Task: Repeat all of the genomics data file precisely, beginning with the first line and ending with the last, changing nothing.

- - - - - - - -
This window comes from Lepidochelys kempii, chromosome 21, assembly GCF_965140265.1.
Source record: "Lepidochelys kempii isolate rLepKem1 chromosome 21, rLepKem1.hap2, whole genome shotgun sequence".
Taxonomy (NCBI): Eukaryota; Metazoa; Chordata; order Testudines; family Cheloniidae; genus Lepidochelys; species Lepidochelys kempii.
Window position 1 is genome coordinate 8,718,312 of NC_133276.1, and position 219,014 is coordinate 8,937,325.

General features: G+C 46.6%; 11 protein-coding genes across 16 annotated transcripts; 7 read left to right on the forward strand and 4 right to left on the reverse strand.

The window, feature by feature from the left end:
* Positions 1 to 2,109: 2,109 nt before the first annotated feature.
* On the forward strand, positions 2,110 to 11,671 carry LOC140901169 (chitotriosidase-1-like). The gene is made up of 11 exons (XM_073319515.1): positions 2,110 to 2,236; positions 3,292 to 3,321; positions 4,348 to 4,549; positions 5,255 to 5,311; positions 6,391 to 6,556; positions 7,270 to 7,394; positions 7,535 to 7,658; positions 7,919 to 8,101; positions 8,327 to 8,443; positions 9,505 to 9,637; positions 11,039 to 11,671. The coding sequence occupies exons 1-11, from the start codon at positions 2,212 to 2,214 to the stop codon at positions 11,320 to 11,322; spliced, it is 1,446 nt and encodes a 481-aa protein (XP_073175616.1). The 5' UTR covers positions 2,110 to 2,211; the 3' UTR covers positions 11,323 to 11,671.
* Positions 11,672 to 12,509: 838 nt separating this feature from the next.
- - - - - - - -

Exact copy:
This window comes from Lepidochelys kempii, chromosome 21, assembly GCF_965140265.1.
Source record: "Lepidochelys kempii isolate rLepKem1 chromosome 21, rLepKem1.hap2, whole genome shotgun sequence".
Taxonomy (NCBI): Eukaryota; Metazoa; Chordata; order Testudines; family Cheloniidae; genus Lepidochelys; species Lepidochelys kempii.
Window position 1 is genome coordinate 8,718,312 of NC_133276.1, and position 219,014 is coordinate 8,937,325.

General features: G+C 46.6%; 11 protein-coding genes across 16 annotated transcripts; 7 read left to right on the forward strand and 4 right to left on the reverse strand.

The window, feature by feature from the left end:
* Positions 1 to 2,109: 2,109 nt before the first annotated feature.
* On the forward strand, positions 2,110 to 11,671 carry LOC140901169 (chitotriosidase-1-like). The gene is made up of 11 exons (XM_073319515.1): positions 2,110 to 2,236; positions 3,292 to 3,321; positions 4,348 to 4,549; positions 5,255 to 5,311; positions 6,391 to 6,556; positions 7,270 to 7,394; positions 7,535 to 7,658; positions 7,919 to 8,101; positions 8,327 to 8,443; positions 9,505 to 9,637; positions 11,039 to 11,671. The coding sequence occupies exons 1-11, from the start codon at positions 2,212 to 2,214 to the stop codon at positions 11,320 to 11,322; spliced, it is 1,446 nt and encodes a 481-aa protein (XP_073175616.1). The 5' UTR covers positions 2,110 to 2,211; the 3' UTR covers positions 11,323 to 11,671.
* Positions 11,672 to 12,509: 838 nt separating this feature from the next.